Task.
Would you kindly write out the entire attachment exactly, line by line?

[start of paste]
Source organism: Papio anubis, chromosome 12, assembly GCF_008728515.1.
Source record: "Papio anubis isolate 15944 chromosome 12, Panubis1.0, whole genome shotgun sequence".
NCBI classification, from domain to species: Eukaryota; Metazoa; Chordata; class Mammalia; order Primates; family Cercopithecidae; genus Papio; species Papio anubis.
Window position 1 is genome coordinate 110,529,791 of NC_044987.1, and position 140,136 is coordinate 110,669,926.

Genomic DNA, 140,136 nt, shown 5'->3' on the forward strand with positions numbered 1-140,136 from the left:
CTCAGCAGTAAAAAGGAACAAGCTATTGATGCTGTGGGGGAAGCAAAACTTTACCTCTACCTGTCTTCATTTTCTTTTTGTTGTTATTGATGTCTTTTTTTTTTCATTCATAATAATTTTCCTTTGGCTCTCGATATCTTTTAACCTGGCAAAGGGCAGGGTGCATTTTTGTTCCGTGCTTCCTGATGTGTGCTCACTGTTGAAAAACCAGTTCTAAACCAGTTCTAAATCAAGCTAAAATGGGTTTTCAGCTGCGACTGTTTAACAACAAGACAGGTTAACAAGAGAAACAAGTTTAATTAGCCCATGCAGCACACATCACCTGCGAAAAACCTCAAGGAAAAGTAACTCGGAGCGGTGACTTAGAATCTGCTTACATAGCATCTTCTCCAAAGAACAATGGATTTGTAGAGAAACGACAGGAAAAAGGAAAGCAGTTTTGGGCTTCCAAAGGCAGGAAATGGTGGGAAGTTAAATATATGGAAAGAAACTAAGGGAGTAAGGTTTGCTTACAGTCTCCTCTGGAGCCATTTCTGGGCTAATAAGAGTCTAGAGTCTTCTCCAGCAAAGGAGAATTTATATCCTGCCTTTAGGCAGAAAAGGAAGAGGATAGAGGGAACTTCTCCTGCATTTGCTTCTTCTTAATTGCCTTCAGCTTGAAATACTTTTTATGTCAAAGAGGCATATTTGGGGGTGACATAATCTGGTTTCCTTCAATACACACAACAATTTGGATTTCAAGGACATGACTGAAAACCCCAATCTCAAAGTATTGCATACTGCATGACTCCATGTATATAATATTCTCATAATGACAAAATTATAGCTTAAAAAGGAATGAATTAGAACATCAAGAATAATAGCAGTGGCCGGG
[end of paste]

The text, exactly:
Source organism: Papio anubis, chromosome 12, assembly GCF_008728515.1.
Source record: "Papio anubis isolate 15944 chromosome 12, Panubis1.0, whole genome shotgun sequence".
NCBI classification, from domain to species: Eukaryota; Metazoa; Chordata; class Mammalia; order Primates; family Cercopithecidae; genus Papio; species Papio anubis.
Window position 1 is genome coordinate 110,529,791 of NC_044987.1, and position 140,136 is coordinate 110,669,926.

Genomic DNA, 140,136 nt, shown 5'->3' on the forward strand with positions numbered 1-140,136 from the left:
CTCAGCAGTAAAAAGGAACAAGCTATTGATGCTGTGGGGGAAGCAAAACTTTACCTCTACCTGTCTTCATTTTCTTTTTGTTGTTATTGATGTCTTTTTTTTTTCATTCATAATAATTTTCCTTTGGCTCTCGATATCTTTTAACCTGGCAAAGGGCAGGGTGCATTTTTGTTCCGTGCTTCCTGATGTGTGCTCACTGTTGAAAAACCAGTTCTAAACCAGTTCTAAATCAAGCTAAAATGGGTTTTCAGCTGCGACTGTTTAACAACAAGACAGGTTAACAAGAGAAACAAGTTTAATTAGCCCATGCAGCACACATCACCTGCGAAAAACCTCAAGGAAAAGTAACTCGGAGCGGTGACTTAGAATCTGCTTACATAGCATCTTCTCCAAAGAACAATGGATTTGTAGAGAAACGACAGGAAAAAGGAAAGCAGTTTTGGGCTTCCAAAGGCAGGAAATGGTGGGAAGTTAAATATATGGAAAGAAACTAAGGGAGTAAGGTTTGCTTACAGTCTCCTCTGGAGCCATTTCTGGGCTAATAAGAGTCTAGAGTCTTCTCCAGCAAAGGAGAATTTATATCCTGCCTTTAGGCAGAAAAGGAAGAGGATAGAGGGAACTTCTCCTGCATTTGCTTCTTCTTAATTGCCTTCAGCTTGAAATACTTTTTATGTCAAAGAGGCATATTTGGGGGTGACATAATCTGGTTTCCTTCAATACACACAACAATTTGGATTTCAAGGACATGACTGAAAACCCCAATCTCAAAGTATTGCATACTGCATGACTCCATGTATATAATATTCTCATAATGACAAAATTATAGCTTAAAAAGGAATGAATTAGAACATCAAGAATAATAGCAGTGGCCGGG